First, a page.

A note on my three blogs


A note on my blogs

(1) vio; in love with india - this one is the main blog about my Indian adventures, which started in 2005. I don't write much on this blog these days because I prefer to write privately in the confidential blog. But check out the categories and the index to figure out your way. I have kept some older posts not about India but which I still find interesting or relevant in Old words. Also check out my new, fun category Only in India in which I post photos of funny, unique, Indian situations...

(2) vio; sounds of india - this is my blog of sounds, because India wouldn't be as incredible if it was not so vibrant and just so full of incredible sounds!

(3) vio; confidential - this an extension of my main blog in which I post entries I do not want to reveal to the entire webspace for privacy or sensitivity reasons. You must receive an invitation from me and then accept the invitation to be able to read it. You may email me if you are interested in receiving an invitation.

Enjoy!

Wednesday, 20 February 2008

Visiting the second school

[typed from paper journal]

Yesterday, Vijay took me to another school, a proper school very near the house. I don't like to go to the first school anymore; it seems just a nonsensical, disorganised thing. I cannot teach those kids, there is nothing and I do not like how they just tell me "teach!"; when I don't even speak (enough) Hindi. And I don't really feel comfortable around them either.

So I went to another school yesterday. When we arrived, straight away I met the principal. A young-looking man who looked very nice. It is no nonsense here. I was offered to visit each class; there were three levels; 3, 4 and 5 I think, or 3rd, 4th and 5th classes. The children stood up all at once as soon as I got in, screaming 'Namaste!' to me and in laughter. I laughed, too, even though I'd been told that if I want to teach I must be firm with the kids. I was invited to sit down in front of them; Vijay and the principal were standing behind me talking. I was embarrassed at first. Part of me had not wanted to go because I am scared, and hanging around is an easy option, I guess. Of course the other part of me still has had enough and was adamant that I should visit the school today.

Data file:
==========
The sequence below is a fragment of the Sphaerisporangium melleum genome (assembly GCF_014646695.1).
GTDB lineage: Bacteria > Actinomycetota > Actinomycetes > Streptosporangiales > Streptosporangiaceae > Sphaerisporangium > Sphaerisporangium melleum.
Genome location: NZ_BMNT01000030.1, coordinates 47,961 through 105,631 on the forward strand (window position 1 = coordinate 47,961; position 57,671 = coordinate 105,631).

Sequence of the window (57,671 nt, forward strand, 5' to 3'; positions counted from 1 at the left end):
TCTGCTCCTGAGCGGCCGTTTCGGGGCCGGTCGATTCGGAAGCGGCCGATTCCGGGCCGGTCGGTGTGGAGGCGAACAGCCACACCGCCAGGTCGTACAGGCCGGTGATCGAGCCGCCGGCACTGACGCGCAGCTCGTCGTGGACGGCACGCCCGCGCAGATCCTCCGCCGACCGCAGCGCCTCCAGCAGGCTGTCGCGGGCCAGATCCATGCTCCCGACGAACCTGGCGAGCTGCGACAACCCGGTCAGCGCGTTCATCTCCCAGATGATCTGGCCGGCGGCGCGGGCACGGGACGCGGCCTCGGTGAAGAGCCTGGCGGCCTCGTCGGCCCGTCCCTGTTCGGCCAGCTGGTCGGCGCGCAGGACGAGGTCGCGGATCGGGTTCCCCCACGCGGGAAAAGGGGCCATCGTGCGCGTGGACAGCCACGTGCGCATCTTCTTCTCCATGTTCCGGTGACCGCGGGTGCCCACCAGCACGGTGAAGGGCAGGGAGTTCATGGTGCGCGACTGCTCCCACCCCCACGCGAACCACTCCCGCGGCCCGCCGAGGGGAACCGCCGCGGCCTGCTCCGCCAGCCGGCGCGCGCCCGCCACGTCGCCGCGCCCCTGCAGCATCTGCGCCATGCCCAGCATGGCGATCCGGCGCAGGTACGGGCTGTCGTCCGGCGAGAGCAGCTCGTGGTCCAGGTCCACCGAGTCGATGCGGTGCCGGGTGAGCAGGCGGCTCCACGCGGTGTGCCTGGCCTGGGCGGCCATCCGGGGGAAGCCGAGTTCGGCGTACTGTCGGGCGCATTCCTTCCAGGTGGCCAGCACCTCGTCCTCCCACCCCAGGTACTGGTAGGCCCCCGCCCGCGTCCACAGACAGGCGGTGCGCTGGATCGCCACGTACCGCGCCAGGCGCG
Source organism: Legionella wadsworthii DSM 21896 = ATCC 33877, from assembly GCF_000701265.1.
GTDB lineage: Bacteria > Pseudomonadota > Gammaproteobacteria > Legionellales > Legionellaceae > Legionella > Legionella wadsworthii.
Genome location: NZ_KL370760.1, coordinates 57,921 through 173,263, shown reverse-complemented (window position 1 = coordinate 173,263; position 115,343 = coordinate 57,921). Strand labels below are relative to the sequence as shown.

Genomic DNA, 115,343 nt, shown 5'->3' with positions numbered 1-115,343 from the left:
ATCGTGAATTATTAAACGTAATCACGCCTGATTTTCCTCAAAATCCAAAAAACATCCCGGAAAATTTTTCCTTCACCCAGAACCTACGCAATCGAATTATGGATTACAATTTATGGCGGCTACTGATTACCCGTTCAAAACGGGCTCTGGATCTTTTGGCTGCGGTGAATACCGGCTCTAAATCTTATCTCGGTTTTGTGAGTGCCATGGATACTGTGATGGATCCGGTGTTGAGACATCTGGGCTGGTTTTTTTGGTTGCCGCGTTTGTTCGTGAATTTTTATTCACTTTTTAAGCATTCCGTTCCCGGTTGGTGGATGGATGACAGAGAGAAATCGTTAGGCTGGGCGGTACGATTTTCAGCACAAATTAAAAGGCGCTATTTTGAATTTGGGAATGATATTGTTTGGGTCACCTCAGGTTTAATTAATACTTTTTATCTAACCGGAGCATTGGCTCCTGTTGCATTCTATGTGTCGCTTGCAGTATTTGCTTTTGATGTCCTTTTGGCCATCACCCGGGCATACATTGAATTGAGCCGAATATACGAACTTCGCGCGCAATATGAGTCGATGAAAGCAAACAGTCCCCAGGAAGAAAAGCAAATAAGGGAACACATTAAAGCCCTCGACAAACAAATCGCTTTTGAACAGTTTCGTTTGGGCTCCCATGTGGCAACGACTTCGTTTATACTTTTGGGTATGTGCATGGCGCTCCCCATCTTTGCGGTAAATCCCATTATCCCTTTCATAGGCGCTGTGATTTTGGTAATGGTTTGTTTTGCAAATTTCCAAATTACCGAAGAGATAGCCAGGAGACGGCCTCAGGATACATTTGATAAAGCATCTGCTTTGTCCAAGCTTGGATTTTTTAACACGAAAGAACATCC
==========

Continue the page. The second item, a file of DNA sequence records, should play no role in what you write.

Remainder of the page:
So I sat in front of the children, with all the presence that I could gather. Saying hello, pausing; then I asked to see one of their English books. I had a look, felt somewhat reassured that with a book just in English, and that also means some structure, I could do something. Soon I visited the next class, smaller children, and was asked to get them to repeat the alphabet. I laughed, because I have the French pronunciation in my memory so I blocked half-way through. In the end the teacher agreed that he would get books for me. I should get them and pay for them in a couple of days. We will see what I can do though, because term finishes soon, within a month (to start again on 1st July).

The principal was pleased, though, as with my proper English I can only help - I know grammar. Later Vijay told me that the principal had also asked him if I should get a salary, and he had answered no.

In the afternoon, to my great surprise, as I was sitting reading in front of the house (as usual), about five children ran to me. They said I was going to teach English in their school and so they had come to see me! I had to ask if I had seen them in class because with so many kids I couldn't remember their faces. And so they hung around with me and we spoke a bit in Hindi and English, introducing ourselves.

This afternoon, one of them, Tiger, maybe the cutest, came again to see me. I am still a little apprehensive but somehow life seems to be smiling to me. And it is very touching; the fear stays there in the background, hardly visible as I get used to how to deal with it. And as I write this, in front of the house, Tiger is running back to me yet again. Five to ten children followed him. I went to sit at the foot of the temple for some shade. One by one hey gathered round me, trying to communicate with simple Hindi and broken English. They played with my pen and book; we somehow shared a fun time together, pointing and naming things etc.. Soon the girl I always see also came. Many asked if I was going to teach, and so she, Gumti, brought her school bag and showed me her Hindi and English books, asking me to read in English – and also in Hindi! One kid arrived later; he was a little older – ten, maybe. He spoke some English and invited me to his house for some chai. I was going to go but I do need some rest for my 'over-walked', painful foot, and Mummy made me understand that it may not be a good idea. It seems that she meant he was a bad boy. That, though, I am not sure that I understood right.

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